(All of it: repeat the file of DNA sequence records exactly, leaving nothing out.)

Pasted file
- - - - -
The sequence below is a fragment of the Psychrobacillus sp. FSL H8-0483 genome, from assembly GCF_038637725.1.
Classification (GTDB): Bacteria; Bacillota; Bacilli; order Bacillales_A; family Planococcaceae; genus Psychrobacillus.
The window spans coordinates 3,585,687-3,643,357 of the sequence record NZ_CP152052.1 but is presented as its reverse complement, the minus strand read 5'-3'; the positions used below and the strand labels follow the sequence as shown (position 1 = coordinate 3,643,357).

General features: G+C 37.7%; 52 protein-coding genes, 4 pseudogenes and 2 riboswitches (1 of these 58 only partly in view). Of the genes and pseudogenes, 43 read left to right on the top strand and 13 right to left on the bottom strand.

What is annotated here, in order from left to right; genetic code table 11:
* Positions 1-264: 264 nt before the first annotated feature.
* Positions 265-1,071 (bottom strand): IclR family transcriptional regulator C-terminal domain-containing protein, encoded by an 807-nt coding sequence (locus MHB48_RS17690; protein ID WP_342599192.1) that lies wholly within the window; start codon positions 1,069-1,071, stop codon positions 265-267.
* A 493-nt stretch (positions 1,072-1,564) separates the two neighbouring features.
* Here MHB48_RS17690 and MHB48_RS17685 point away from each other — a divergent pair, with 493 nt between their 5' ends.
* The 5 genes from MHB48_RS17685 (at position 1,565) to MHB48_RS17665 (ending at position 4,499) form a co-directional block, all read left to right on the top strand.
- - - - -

The sequence below is a fragment of the Psychrobacillus sp. FSL H8-0483 genome, from assembly GCF_038637725.1.
Classification (GTDB): Bacteria; Bacillota; Bacilli; order Bacillales_A; family Planococcaceae; genus Psychrobacillus.
The window spans coordinates 3,585,687-3,643,357 of the sequence record NZ_CP152052.1 but is presented as its reverse complement, the minus strand read 5'-3'; the positions used below and the strand labels follow the sequence as shown (position 1 = coordinate 3,643,357).

General features: G+C 37.7%; 52 protein-coding genes, 4 pseudogenes and 2 riboswitches (1 of these 58 only partly in view). Of the genes and pseudogenes, 43 read left to right on the top strand and 13 right to left on the bottom strand.

What is annotated here, in order from left to right; genetic code table 11:
* Positions 1-264: 264 nt before the first annotated feature.
* Positions 265-1,071 (bottom strand): IclR family transcriptional regulator C-terminal domain-containing protein, encoded by an 807-nt coding sequence (locus MHB48_RS17690; protein ID WP_342599192.1) that lies wholly within the window; start codon positions 1,069-1,071, stop codon positions 265-267.
* A 493-nt stretch (positions 1,072-1,564) separates the two neighbouring features.
* Here MHB48_RS17690 and MHB48_RS17685 point away from each other — a divergent pair, with 493 nt between their 5' ends.
* The 5 genes from MHB48_RS17685 (at position 1,565) to MHB48_RS17665 (ending at position 4,499) form a co-directional block, all read left to right on the top strand.